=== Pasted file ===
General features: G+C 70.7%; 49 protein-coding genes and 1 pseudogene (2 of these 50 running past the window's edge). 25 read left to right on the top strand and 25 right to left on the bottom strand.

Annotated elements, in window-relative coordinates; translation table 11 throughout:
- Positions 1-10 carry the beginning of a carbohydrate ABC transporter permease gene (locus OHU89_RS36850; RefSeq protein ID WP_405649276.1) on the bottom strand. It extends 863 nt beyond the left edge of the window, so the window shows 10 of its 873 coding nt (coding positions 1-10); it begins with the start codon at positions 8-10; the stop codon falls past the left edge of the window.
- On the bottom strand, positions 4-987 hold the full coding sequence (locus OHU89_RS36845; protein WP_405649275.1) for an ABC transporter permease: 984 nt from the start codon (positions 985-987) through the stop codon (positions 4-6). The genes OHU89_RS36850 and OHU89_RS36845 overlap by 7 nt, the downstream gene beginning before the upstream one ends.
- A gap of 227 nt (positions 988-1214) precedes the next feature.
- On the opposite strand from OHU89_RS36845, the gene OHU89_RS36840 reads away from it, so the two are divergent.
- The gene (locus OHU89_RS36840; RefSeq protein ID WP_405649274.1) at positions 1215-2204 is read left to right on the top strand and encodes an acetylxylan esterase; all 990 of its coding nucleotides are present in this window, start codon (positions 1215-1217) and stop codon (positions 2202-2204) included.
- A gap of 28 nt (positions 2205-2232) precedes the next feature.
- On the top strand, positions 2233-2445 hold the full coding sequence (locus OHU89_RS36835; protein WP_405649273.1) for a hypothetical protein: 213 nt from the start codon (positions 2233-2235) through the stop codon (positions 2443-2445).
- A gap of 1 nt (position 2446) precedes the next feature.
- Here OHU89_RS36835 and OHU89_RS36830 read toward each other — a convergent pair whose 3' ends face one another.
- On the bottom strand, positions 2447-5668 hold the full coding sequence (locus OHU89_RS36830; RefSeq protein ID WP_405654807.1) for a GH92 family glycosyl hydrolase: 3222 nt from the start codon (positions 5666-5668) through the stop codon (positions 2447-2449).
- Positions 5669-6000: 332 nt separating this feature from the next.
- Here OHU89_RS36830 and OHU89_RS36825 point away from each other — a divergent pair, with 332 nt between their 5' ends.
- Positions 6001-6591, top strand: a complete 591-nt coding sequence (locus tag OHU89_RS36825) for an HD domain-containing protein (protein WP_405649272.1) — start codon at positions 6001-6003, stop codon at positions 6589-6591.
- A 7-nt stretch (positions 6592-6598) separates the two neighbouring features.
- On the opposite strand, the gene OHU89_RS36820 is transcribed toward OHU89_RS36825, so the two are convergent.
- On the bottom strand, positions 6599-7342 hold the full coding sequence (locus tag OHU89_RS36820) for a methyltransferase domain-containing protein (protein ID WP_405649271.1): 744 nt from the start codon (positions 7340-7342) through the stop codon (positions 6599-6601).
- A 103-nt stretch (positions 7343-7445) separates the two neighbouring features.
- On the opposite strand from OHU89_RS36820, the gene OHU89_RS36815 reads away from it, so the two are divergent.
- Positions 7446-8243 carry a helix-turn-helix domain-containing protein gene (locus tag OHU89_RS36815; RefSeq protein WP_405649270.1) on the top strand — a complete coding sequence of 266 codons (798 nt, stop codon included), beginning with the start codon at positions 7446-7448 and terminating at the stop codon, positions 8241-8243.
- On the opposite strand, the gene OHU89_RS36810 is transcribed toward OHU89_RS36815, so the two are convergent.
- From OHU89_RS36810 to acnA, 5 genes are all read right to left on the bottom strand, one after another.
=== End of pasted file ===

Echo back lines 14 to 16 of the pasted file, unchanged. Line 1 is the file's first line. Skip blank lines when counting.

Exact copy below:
- Here OHU89_RS36830 and OHU89_RS36825 point away from each other — a divergent pair, with 332 nt between their 5' ends.
- Positions 6001-6591, top strand: a complete 591-nt coding sequence (locus tag OHU89_RS36825) for an HD domain-containing protein (protein WP_405649272.1) — start codon at positions 6001-6003, stop codon at positions 6589-6591.
- A 7-nt stretch (positions 6592-6598) separates the two neighbouring features.